For financial professionals in the UK

Why income investors shouldn’t panic

Laura Foll, CFA

Laura Foll, CFA

Portfolio Manager

James Henderson

James Henderson

Portfolio Manager

8 Apr 2020
5 minute read
  • Lowland – 43% of the portfolio has suspended or cancelled dividends – 42 companies have suspended/cancelled so far
  • Lowland has a decent size exposure to small cap companies, which tend to be more domestically exposed and on average more cyclical, therefore have tended to cut first.

There are a few factors to consider with these numbers. Some dividend changes are in our view, genuine deferrals rather than cancellations. For example BAE Systems has, in our view, only deferred rather than cancelled its dividend in recognition that it receives a large amount of government money from the Ministry of Defence. There is also a timing factor to consider. Depending on when a company reports and pays its dividends, some companies have had to make decisions earlier than others and there are some sectors/companies where dividends are, for now, left unchanged but could be at risk in the future (one area that this could be relevant for is the oil companies, where the dividends are not covered by free cash flow at the current oil price). Some companies including REITs have a minimum distribution level so we would expect companies including Land Securities and Palace Capital to return to the dividend list relatively soon once rent collections become clearer.

Lowland has always had a focus on capital growth with income seen as an output, therefore at the moment we are actively buying companies that have already suspended or cancelled their dividends, including industrials such as Hill & Smith and Morgan Advanced Materials, and property companies such as Land Securities. We think the prices we are adding to the positions will mean that when these companies return to the dividend list, which we think they will, these will prove to be attractive dividend yields on the current prices.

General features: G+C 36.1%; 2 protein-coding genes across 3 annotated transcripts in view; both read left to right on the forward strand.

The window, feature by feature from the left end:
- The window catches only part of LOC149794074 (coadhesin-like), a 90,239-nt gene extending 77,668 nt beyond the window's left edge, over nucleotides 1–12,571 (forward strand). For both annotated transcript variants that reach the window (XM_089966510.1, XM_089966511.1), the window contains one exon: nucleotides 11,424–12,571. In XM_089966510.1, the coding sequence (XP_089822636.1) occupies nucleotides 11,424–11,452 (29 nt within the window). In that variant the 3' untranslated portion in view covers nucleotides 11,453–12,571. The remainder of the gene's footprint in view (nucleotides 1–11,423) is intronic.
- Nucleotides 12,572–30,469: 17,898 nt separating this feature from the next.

Dividend suspensions and cancellations have been accelerating in recent weeks and began with companies most directly affected by shutdowns as a result of the virus, for example Johnson Service Group which launders hotel and restaurant linen. The suspensions have now become more widespread across sectors including industrials, housebuilders, property companies and banks. Our perception is that any company that is currently using the staff furloughing scheme, government guaranteed loan scheme or any of the other fiscal policy tools available (either now or management teams think they may use them in the future), is choosing to suspend dividends pre-emptively. Therefore undoubtedly this will be a difficult year for income generation and we think some companies will take the opportunity to rebase their dividends to a sustainably lower payout ratio. This will not necessarily be a bad thing in the long term – balance sheets will have more of a ‘buffer’ built in, and companies will likely use some of the additional cash held back to invest in capital equipment (we may see UK productivity boosted in the long term as a result).